• Collecting and sharing high-quality and comparable depersonalized information to measure progress being made through common indicators to improve health care for Canadians;
  • Adopting common interoperability standards guided by the Pan-Canadian Interoperability Roadmap to better connect health care systems and allow Canadians and their health care providers to securely access electronic health information to improve care;
  • Promoting alignment between provincial and territorial health data policies and legislative frameworks for consistent approaches to health information management and stewardship that maintains appropriate privacy protections;
  • Advancing common principles for the management of health data through endorsement of a Pan-Canadian Health Data Charter that reaffirms a commitment to a person-centered, ethical approach to health data, public engagement, equity and Indigenous data sovereignty; and
  • Collecting and sharing public health data to support Canada's preparedness and response to public health events.

Ministers agreed to continue to work collaboratively to advance the Action Plan, while respecting that differing health information systems and capacities exist across provinces and territories. As these efforts proceed, Canadians can be assured that the collecting and sharing of depersonalized information will ensure safeguards are in place to protect personal information.

Mental Health and Addiction

Canada faces continued challenges related to mental health and addiction, including the overdose and addiction crisis. Ministers responsible for Mental Health and Addiction discussed new, innovative approaches and promising practices that are culturally appropriate being undertaken across the country. They highlighted their ongoing collaboration to support Canadians with mental health and addiction issues, including promotion and prevention, intervention, harm reduction building toward treatment and recovery supports and services in the community. Ministers spoke of efforts to reduce stigma and work to equip Canadians with the knowledge and skills to take care of their mental health. Ministers committed to priorities for FPT collaboration, including supports to individuals with complex needs; building mental health and wellbeing through prevention, promotion and services for children, youth and families; and improving public awareness of mental health concerns and available supports and decreasing stigma.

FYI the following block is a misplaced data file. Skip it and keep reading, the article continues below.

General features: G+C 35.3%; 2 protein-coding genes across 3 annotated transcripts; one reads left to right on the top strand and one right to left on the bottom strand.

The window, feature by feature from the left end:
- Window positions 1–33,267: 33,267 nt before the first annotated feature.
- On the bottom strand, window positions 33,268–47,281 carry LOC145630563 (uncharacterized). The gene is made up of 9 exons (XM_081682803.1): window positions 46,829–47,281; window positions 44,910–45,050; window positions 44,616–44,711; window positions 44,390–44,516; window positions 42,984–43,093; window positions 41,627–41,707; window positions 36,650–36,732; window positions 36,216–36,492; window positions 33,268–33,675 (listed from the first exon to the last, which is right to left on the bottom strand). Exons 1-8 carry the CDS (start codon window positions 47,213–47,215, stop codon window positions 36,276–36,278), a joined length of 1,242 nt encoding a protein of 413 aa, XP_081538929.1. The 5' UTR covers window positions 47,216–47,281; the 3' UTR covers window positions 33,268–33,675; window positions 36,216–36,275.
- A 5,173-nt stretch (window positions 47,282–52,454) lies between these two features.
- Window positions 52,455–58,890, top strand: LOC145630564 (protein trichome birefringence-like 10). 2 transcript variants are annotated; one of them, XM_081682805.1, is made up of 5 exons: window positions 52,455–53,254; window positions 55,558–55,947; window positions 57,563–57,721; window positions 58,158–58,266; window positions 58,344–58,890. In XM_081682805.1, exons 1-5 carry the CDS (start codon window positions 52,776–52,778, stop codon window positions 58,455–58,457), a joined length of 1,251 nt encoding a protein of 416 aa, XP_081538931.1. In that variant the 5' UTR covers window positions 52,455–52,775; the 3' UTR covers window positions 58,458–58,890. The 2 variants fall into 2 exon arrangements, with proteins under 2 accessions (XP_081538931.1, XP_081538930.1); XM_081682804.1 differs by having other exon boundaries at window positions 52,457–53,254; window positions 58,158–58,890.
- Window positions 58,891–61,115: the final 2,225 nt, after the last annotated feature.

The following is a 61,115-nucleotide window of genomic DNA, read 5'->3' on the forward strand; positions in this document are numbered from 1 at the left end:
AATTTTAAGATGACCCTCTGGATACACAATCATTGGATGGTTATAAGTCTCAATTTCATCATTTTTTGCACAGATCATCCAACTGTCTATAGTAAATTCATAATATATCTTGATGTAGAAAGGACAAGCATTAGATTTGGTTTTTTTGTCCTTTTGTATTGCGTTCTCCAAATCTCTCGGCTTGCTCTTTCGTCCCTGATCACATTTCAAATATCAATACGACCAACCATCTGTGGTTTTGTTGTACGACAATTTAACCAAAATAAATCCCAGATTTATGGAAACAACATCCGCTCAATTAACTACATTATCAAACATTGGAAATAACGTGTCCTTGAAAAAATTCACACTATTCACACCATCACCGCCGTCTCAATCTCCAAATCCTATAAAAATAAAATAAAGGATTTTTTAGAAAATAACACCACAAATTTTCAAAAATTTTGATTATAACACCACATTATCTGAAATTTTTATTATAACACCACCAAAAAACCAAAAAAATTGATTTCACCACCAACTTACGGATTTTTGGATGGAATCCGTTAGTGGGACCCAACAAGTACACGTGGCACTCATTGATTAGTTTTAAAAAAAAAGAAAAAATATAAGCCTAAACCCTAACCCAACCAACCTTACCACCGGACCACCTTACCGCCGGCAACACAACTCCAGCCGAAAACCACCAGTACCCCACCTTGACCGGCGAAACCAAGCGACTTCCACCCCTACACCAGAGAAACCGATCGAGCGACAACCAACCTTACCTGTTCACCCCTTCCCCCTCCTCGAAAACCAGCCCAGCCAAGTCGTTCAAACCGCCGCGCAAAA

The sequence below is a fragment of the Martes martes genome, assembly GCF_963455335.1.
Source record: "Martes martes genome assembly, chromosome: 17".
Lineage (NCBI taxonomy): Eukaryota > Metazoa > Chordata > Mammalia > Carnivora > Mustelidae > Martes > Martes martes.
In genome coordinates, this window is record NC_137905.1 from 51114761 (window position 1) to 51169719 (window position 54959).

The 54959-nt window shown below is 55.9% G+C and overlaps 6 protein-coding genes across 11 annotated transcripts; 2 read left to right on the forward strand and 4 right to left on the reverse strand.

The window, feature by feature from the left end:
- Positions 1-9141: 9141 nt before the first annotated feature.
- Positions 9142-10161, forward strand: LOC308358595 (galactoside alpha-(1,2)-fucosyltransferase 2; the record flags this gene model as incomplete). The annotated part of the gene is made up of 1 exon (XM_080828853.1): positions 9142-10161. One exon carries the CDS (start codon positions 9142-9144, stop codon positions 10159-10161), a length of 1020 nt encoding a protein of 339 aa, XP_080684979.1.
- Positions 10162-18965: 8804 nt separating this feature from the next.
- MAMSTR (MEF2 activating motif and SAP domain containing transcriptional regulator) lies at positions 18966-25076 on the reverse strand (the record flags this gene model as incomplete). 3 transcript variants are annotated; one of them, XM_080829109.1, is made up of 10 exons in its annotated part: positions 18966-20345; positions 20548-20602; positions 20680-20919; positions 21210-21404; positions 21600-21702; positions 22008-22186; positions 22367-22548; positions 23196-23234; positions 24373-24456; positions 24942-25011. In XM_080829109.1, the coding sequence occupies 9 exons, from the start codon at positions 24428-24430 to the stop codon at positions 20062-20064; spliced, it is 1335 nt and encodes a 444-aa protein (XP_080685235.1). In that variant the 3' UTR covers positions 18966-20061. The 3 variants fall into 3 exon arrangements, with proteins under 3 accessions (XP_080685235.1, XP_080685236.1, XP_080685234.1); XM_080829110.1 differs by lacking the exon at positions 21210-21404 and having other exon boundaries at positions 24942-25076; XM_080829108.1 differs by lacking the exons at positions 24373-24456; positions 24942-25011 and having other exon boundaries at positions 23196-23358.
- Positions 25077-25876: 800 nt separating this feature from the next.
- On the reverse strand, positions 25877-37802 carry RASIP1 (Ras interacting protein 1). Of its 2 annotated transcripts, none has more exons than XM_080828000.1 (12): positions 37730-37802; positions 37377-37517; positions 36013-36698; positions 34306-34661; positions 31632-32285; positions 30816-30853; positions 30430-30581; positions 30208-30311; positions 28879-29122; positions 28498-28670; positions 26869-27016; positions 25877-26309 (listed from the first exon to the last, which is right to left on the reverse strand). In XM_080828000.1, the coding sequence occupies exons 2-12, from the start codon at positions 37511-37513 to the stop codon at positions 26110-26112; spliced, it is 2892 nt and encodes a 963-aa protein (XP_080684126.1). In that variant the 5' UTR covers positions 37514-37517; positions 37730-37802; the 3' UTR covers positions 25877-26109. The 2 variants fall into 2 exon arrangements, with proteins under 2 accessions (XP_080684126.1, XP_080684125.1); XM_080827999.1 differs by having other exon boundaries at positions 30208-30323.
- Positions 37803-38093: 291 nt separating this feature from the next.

To ensure people across Canada have access to suicide crisis and emotional distress supports, a new easy to remember three-digit number will be available in Canada on November 30, 2023. The 9-8-8: Suicide Crisis Helpline will offer trauma-informed and culturally appropriate support 24 hours a day, in English and French, by phone and text. Ministers discussed preparations for a successful launch and implementation of this important pan-Canadian initiative, that will link services already existing in province or territory.

Public Health Priorities

The COVID-19 pandemic has had a significant and ongoing impact on the health, social and economic well-being of people in Canada. The lessons learned from the pandemic have highlighted the essential strengths of public health and health care systems, and have exposed gaps that need to be resolved.

Ministers committed to continue working together towards a sustainable and integrated approach to public health that will promote health, prevent disease and better protect Canadians against future public health threats.


Canadians deserve health care systems that they can rely on to provide health care for them and their loved ones. Ministers will continue working together to improve health care systems, taking into consideration the social determinants of health, and the health and well-being of all Canadians.

*Manitoba remains in a caretaker period and is not a party to this communiqué.


Footnote *

Quebec has not signed any agreement with the federal government and is not bound by the conditions related to the document entitled "Working together to improve health care for Canadians". Quebec remains fully committed to exercise its own responsibilities within its exclusive jurisdiction over health care and has not adhered to the pan-Canadian strategies concerning human resources, data and virtual care and mental health and intends to retain its full autonomy with regard to planning, organization and management of its health system. Quebec remains open, however, to share information and best practices with other governments in these areas.